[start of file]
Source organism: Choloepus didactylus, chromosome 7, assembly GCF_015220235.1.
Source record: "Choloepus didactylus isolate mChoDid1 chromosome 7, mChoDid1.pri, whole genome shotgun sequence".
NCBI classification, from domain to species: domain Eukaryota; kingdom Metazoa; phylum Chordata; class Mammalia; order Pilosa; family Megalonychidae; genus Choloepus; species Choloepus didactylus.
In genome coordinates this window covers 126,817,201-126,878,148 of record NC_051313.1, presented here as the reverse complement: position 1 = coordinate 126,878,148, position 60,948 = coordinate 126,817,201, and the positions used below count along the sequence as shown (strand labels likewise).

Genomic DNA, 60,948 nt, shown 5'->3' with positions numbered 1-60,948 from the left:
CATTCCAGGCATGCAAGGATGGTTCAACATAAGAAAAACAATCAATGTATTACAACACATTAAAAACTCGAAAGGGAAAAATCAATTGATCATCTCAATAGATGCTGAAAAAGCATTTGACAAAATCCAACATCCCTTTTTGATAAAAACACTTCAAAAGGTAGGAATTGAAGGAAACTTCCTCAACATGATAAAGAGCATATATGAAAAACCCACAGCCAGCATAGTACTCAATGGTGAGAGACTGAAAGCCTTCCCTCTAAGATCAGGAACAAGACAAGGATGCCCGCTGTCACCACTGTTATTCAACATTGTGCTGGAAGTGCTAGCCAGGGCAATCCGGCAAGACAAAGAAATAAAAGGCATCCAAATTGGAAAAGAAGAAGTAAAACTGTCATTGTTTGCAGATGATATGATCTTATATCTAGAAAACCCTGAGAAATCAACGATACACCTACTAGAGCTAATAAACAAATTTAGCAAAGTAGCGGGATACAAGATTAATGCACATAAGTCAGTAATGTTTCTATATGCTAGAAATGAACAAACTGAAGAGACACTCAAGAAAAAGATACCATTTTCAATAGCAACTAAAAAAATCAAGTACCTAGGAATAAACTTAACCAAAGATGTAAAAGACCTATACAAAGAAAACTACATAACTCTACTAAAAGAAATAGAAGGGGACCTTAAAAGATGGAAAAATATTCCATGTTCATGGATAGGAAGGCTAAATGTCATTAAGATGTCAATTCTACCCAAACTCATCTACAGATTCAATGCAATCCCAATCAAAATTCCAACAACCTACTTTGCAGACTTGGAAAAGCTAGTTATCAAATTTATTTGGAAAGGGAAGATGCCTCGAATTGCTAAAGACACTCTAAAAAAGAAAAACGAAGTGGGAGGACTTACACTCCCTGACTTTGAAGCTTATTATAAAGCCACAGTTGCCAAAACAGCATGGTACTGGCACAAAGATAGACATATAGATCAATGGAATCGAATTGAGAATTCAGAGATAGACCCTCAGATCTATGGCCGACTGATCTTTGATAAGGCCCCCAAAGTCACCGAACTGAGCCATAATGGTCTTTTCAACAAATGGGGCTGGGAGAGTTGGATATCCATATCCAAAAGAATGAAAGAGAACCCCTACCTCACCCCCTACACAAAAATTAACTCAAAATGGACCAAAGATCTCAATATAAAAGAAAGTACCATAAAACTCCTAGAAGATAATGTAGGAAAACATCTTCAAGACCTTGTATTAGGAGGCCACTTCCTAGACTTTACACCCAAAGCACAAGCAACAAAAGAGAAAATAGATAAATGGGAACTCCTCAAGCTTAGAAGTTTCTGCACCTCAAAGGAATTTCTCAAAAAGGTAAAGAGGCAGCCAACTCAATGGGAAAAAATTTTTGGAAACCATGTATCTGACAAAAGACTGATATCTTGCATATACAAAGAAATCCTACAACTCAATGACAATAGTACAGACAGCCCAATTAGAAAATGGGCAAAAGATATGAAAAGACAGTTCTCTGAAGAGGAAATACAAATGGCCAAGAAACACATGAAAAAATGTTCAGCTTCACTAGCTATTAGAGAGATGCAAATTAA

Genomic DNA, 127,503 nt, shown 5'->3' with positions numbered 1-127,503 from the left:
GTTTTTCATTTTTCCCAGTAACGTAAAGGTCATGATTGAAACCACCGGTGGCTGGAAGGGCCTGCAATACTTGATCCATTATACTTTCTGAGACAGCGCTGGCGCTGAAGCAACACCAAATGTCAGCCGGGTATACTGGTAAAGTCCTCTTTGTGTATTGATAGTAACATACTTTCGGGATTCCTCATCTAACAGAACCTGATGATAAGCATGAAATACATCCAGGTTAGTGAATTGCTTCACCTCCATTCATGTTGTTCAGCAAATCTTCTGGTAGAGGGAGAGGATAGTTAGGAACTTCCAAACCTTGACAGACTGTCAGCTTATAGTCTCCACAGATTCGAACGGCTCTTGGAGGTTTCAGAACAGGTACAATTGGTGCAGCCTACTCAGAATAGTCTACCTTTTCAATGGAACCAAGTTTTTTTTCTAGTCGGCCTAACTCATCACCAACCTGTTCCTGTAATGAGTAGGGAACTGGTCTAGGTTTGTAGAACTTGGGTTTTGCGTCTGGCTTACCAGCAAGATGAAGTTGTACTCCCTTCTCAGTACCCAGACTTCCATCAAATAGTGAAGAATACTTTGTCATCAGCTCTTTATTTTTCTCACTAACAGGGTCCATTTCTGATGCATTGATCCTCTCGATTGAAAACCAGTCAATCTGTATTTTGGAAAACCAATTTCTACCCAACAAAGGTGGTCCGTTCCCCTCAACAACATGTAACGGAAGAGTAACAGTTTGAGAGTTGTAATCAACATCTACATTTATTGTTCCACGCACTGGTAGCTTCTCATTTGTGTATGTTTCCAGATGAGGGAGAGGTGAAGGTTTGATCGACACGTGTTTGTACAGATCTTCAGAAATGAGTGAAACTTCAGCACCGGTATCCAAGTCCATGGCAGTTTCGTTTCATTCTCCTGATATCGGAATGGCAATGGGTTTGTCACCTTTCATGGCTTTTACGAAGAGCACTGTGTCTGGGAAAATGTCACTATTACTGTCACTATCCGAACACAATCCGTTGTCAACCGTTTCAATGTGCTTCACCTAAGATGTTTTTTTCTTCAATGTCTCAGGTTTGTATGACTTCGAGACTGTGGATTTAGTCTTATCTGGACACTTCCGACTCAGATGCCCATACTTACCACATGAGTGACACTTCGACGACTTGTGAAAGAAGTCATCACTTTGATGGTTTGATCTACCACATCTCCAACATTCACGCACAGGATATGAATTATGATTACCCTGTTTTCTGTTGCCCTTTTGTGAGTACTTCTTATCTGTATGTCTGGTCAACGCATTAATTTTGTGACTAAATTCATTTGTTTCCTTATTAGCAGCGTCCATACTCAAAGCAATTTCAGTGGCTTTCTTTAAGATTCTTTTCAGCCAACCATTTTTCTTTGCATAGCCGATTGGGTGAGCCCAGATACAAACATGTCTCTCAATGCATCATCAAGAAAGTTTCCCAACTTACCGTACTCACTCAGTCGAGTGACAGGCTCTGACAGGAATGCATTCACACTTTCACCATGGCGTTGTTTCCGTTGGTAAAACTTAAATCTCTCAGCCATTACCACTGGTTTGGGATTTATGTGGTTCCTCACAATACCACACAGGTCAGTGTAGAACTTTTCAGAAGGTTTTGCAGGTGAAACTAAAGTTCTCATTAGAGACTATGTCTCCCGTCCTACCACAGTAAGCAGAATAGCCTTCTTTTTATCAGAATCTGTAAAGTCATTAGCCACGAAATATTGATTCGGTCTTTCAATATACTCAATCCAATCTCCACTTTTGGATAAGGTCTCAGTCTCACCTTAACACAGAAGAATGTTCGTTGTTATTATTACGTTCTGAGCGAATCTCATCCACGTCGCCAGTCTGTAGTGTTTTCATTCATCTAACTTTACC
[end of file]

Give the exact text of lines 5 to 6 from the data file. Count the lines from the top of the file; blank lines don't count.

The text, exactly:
Genomic DNA, 60,948 nt, shown 5'->3' with positions numbered 1-60,948 from the left:
CATTCCAGGCATGCAAGGATGGTTCAACATAAGAAAAACAATCAATGTATTACAACACATTAAAAACTCGAAAGGGAAAAATCAATTGATCATCTCAATAGATGCTGAAAAAGCATTTGACAAAATCCAACATCCCTTTTTGATAAAAACACTTCAAAAGGTAGGAATTGAAGGAAACTTCCTCAACATGATAAAGAGCATATATGAAAAACCCACAGCCAGCATAGTACTCAATGGTGAGAGACTGAAAGCCTTCCCTCTAAGATCAGGAACAAGACAAGGATGCCCGCTGTCACCACTGTTATTCAACATTGTGCTGGAAGTGCTAGCCAGGGCAATCCGGCAAGACAAAGAAATAAAAGGCATCCAAATTGGAAAAGAAGAAGTAAAACTGTCATTGTTTGCAGATGATATGATCTTATATCTAGAAAACCCTGAGAAATCAACGATACACCTACTAGAGCTAATAAACAAATTTAGCAAAGTAGCGGGATACAAGATTAATGCACATAAGTCAGTAATGTTTCTATATGCTAGAAATGAACAAACTGAAGAGACACTCAAGAAAAAGATACCATTTTCAATAGCAACTAAAAAAATCAAGTACCTAGGAATAAACTTAACCAAAGATGTAAAAGACCTATACAAAGAAAACTACATAACTCTACTAAAAGAAATAGAAGGGGACCTTAAAAGATGGAAAAATATTCCATGTTCATGGATAGGAAGGCTAAATGTCATTAAGATGTCAATTCTACCCAAACTCATCTACAGATTCAATGCAATCCCAATCAAAATTCCAACAACCTACTTTGCAGACTTGGAAAAGCTAGTTATCAAATTTATTTGGAAAGGGAAGATGCCTCGAATTGCTAAAGACACTCTAAAAAAGAAAAACGAAGTGGGAGGACTTACACTCCCTGACTTTGAAGCTTATTATAAAGCCACAGTTGCCAAAACAGCATGGTACTGGCACAAAGATAGACATATAGATCAATGGAATCGAATTGAGAATTCAGAGATAGACCCTCAGATCTATGGCCGACTGATCTTTGATAAGGCCCCCAAAGTCACCGAACTGAGCCATAATGGTCTTTTCAACAAATGGGGCTGGGAGAGTTGGATATCCATATCCAAAAGAATGAAAGAGAACCCCTACCTCACCCCCTACACAAAAATTAACTCAAAATGGACCAAAGATCTCAATATAAAAGAAAGTACCATAAAACTCCTAGAAGATAATGTAGGAAAACATCTTCAAGACCTTGTATTAGGAGGCCACTTCCTAGACTTTACACCCAAAGCACAAGCAACAAAAGAGAAAATAGATAAATGGGAACTCCTCAAGCTTAGAAGTTTCTGCACCTCAAAGGAATTTCTCAAAAAGGTAAAGAGGCAGCCAACTCAATGGGAAAAAATTTTTGGAAACCATGTATCTGACAAAAGACTGATATCTTGCATATACAAAGAAATCCTACAACTCAATGACAATAGTACAGACAGCCCAATTAGAAAATGGGCAAAAGATATGAAAAGACAGTTCTCTGAAGAGGAAATACAAATGGCCAAGAAACACATGAAAAAATGTTCAGCTTCACTAGCTATTAGAGAGATGCAAATTAA